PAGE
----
Wednesday 9 June 2021 15:06
Blue Flags 2021: Lazio region’s best beaches near Rome
Have you ever heard of the Blue Flags? Every year the regions that make up Italy are examined to determine which beaches are the cleanest and this recognition obviously gives a huge boost to tourism in these selected areas. This “certificate” is attributed by the Foundation for Environmental Education even outside of Italy (in over […]
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Have you ever heard of the Blue Flags? Every year the regions that make up Italy are examined to determine which beaches are the cleanest and this recognition obviously gives a huge boost to tourism in these selected areas.
This “certificate” is attributed by the Foundation for Environmental Education even outside of Italy (in over 70 countries!) and also takes into account the level of services offered to tourists in the destinations considered, as well as the sustainability there.
All in all, a Blue Flag is a great sign (sorry, we just had to make that joke!) to know where to go during the summer if you wish to take a day trip out of Rome. By the way, many of the 11 Blue Flags that were assigned to the Lazio Region in 2021 have already been featured as day trip destinations on this very blog!
The list includes Minturno and Fondi, two new entries, along with other 9 beaches:
Anzio, Sabaudia, San Felice Circeo, Terracina, Sperlonga, Gaeta, Ventotene and the lake village of Trevignano, on
In this post, we will give you a quick rundown of each of the above, with information on how best to reach them and how to secure a place on the beaches there!
We mentioned this before on our blog but it bears repeating: beaches in Italy consist of both free establishments and paid establishments (the term for those is “stabilimento balneare“).
Seaside resorts are only accessed by paying, and they’re much more frequent in those areas that are easier to get to, so most of the times these are the only ones you’ll be able to see as you get off a train or after parking your rented car. Do not get discouraged: do your research, because public, free-of-charge beaches do exist (they’re required by law). They’re only, and again for the most part, a little more remote and hard to reach.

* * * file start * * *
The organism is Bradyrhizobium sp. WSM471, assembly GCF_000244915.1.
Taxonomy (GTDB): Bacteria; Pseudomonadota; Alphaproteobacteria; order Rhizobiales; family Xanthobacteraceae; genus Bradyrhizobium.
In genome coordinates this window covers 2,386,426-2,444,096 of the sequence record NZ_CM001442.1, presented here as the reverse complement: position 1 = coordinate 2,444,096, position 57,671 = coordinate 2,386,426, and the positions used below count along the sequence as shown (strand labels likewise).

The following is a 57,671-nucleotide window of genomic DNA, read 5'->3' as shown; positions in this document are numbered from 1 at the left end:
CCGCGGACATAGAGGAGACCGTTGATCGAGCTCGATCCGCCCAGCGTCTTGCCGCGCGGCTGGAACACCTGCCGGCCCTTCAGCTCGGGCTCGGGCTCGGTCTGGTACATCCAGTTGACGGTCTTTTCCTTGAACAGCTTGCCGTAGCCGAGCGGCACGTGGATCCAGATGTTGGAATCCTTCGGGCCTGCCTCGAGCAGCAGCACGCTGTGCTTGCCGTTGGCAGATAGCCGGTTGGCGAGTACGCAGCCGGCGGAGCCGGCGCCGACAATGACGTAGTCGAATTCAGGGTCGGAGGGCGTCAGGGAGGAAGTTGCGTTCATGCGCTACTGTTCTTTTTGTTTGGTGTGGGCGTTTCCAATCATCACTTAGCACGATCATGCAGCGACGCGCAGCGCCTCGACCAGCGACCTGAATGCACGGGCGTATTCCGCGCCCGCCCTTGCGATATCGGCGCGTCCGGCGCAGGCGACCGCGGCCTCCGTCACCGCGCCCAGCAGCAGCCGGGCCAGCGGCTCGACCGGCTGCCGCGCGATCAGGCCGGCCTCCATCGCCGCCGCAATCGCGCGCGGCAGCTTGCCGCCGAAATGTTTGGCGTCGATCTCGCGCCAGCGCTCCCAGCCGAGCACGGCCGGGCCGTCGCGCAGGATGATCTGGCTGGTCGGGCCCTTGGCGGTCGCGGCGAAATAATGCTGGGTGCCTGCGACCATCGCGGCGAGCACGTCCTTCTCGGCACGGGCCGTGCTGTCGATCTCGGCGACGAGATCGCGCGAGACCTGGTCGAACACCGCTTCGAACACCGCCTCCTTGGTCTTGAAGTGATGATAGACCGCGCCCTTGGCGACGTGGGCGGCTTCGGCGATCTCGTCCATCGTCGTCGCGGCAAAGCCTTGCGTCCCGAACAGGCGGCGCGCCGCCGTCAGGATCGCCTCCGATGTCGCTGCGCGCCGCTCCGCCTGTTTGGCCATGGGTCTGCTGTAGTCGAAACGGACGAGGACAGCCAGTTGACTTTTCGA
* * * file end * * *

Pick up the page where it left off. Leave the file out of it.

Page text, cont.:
While we’re on the subject of doing research, please keep in mind that due to anti-Covid policies, if you do decide to rely on a beach resort in Italy, you’ll need to book your spot beforehand.
Be aware that you may be requested to pay a premium to use the facilities over the weekend, and there is no guarantee you will find a place on Saturdays and Sundays, so our best suggestion is a) consider going in the middle of the week and b) look in advance for beach resorts you like, contact them, ask them if they’ll have you (some won’t! But only because they work on a seasonal pass basis) and the price for a daily pass. The large majority of these places has websites and social media accounts as well as dedicated platforms or apps to book your place from.
What you can expect to find in a beach resort in Italy: locker rooms, restrooms and showers (you may encounter some that are coin-operated to reduce water wastage), cafes and in a few cases, restaurants, as well as sports equipment (which varies from place to place). There you can also rent beach umbrellas and deck chairs (bringing your own is not allowed, but always remember to bring your own towels!).
Of course a public beach has none of the above (there may be public toilets at the very most) so it isn’t for everyone. Nonetheless, it is the cheaper option!
With the exception of Trevignano, on Lake Bracciano, all the chosen Blue Flags for 2021 are located south of Rome and are quite easily reachable via train from the main hub at Roma Termini as they’re all scattered along the FL7 regional train line: